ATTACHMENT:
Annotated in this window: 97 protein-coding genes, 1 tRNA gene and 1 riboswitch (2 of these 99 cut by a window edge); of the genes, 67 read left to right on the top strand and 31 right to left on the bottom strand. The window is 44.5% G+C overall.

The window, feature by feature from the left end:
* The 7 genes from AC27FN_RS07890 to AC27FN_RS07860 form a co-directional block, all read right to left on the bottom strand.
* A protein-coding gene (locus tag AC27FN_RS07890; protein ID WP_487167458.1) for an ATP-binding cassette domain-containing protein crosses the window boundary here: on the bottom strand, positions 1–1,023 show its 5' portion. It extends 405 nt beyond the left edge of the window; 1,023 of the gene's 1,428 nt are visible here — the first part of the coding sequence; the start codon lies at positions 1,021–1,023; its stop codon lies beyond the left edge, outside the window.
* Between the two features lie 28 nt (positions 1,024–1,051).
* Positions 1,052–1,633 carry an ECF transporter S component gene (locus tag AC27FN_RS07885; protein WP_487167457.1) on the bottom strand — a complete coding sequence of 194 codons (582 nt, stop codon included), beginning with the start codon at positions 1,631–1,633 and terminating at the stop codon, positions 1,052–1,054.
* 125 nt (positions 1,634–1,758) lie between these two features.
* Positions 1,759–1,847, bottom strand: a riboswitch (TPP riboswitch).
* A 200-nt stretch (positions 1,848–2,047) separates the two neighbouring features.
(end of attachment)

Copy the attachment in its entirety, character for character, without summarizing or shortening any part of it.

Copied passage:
Annotated in this window: 97 protein-coding genes, 1 tRNA gene and 1 riboswitch (2 of these 99 cut by a window edge); of the genes, 67 read left to right on the top strand and 31 right to left on the bottom strand. The window is 44.5% G+C overall.

The window, feature by feature from the left end:
* The 7 genes from AC27FN_RS07890 to AC27FN_RS07860 form a co-directional block, all read right to left on the bottom strand.
* A protein-coding gene (locus tag AC27FN_RS07890; protein ID WP_487167458.1) for an ATP-binding cassette domain-containing protein crosses the window boundary here: on the bottom strand, positions 1–1,023 show its 5' portion. It extends 405 nt beyond the left edge of the window; 1,023 of the gene's 1,428 nt are visible here — the first part of the coding sequence; the start codon lies at positions 1,021–1,023; its stop codon lies beyond the left edge, outside the window.
* Between the two features lie 28 nt (positions 1,024–1,051).
* Positions 1,052–1,633 carry an ECF transporter S component gene (locus tag AC27FN_RS07885; protein WP_487167457.1) on the bottom strand — a complete coding sequence of 194 codons (582 nt, stop codon included), beginning with the start codon at positions 1,631–1,633 and terminating at the stop codon, positions 1,052–1,054.
* 125 nt (positions 1,634–1,758) lie between these two features.
* Positions 1,759–1,847, bottom strand: a riboswitch (TPP riboswitch).
* A 200-nt stretch (positions 1,848–2,047) separates the two neighbouring features.